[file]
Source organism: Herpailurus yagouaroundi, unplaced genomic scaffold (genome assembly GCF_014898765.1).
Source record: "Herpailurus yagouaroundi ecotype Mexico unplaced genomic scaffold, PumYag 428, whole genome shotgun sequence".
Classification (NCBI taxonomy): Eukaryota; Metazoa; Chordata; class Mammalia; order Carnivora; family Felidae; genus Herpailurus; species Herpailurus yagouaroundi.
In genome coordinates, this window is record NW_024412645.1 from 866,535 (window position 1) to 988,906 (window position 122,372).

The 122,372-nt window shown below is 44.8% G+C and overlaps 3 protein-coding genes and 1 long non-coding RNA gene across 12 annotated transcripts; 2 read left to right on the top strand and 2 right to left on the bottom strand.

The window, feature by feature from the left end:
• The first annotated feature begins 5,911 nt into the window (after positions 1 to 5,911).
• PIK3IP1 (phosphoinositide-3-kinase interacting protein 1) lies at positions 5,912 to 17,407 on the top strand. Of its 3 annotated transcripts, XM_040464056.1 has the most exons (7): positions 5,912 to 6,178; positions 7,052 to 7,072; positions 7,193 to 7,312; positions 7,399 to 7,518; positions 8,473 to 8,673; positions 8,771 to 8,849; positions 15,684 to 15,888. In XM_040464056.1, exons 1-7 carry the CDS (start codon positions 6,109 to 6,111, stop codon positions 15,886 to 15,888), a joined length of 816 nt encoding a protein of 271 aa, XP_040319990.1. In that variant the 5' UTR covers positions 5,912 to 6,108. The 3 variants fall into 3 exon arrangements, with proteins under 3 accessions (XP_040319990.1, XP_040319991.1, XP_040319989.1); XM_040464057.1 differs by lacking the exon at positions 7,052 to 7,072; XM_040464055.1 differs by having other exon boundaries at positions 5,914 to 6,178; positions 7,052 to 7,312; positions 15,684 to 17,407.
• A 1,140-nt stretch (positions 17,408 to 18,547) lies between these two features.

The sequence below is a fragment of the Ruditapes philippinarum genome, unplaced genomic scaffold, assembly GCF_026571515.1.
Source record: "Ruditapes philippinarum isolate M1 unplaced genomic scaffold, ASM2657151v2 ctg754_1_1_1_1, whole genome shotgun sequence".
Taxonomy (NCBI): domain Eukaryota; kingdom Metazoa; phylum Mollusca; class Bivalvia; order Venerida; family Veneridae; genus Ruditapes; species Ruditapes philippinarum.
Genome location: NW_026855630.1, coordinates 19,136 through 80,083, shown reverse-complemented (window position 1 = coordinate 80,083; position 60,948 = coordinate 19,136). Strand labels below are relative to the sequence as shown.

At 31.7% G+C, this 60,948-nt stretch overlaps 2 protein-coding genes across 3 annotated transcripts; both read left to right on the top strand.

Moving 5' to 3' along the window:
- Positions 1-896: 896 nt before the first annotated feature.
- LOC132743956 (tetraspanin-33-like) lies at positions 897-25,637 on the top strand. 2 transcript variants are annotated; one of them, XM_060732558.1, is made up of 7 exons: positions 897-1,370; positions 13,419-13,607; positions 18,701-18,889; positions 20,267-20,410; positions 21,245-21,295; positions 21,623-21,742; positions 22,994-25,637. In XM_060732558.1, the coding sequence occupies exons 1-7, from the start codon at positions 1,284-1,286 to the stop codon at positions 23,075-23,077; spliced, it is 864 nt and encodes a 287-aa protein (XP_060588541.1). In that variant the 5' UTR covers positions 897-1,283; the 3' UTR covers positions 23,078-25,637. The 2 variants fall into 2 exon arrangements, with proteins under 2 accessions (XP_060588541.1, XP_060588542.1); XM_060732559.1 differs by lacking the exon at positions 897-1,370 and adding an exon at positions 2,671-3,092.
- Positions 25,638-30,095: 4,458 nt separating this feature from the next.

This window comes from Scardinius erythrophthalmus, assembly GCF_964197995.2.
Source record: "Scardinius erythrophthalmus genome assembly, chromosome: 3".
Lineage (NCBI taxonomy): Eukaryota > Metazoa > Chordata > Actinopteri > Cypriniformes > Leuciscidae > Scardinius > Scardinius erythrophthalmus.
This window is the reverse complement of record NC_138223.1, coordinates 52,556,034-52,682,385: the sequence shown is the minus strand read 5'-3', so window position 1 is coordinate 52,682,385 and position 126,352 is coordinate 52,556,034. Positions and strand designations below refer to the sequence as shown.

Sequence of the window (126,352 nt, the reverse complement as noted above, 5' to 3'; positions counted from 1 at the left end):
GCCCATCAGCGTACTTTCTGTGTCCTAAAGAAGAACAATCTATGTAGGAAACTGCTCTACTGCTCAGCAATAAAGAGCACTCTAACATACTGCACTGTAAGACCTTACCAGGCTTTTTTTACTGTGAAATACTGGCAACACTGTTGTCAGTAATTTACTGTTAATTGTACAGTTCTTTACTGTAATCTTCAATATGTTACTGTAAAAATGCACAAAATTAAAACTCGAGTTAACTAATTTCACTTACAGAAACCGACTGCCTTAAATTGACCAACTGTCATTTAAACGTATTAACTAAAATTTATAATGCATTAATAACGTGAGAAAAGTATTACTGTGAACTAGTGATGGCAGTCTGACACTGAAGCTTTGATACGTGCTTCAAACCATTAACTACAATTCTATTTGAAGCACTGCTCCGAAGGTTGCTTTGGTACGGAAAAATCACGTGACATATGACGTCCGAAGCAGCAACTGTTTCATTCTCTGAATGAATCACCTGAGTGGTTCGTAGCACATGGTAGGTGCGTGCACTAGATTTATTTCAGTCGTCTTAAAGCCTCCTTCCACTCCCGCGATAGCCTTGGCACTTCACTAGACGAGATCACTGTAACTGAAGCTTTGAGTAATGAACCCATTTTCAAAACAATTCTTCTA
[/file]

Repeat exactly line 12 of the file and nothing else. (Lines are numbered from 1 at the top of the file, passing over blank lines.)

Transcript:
Taxonomy (NCBI): domain Eukaryota; kingdom Metazoa; phylum Mollusca; class Bivalvia; order Venerida; family Veneridae; genus Ruditapes; species Ruditapes philippinarum.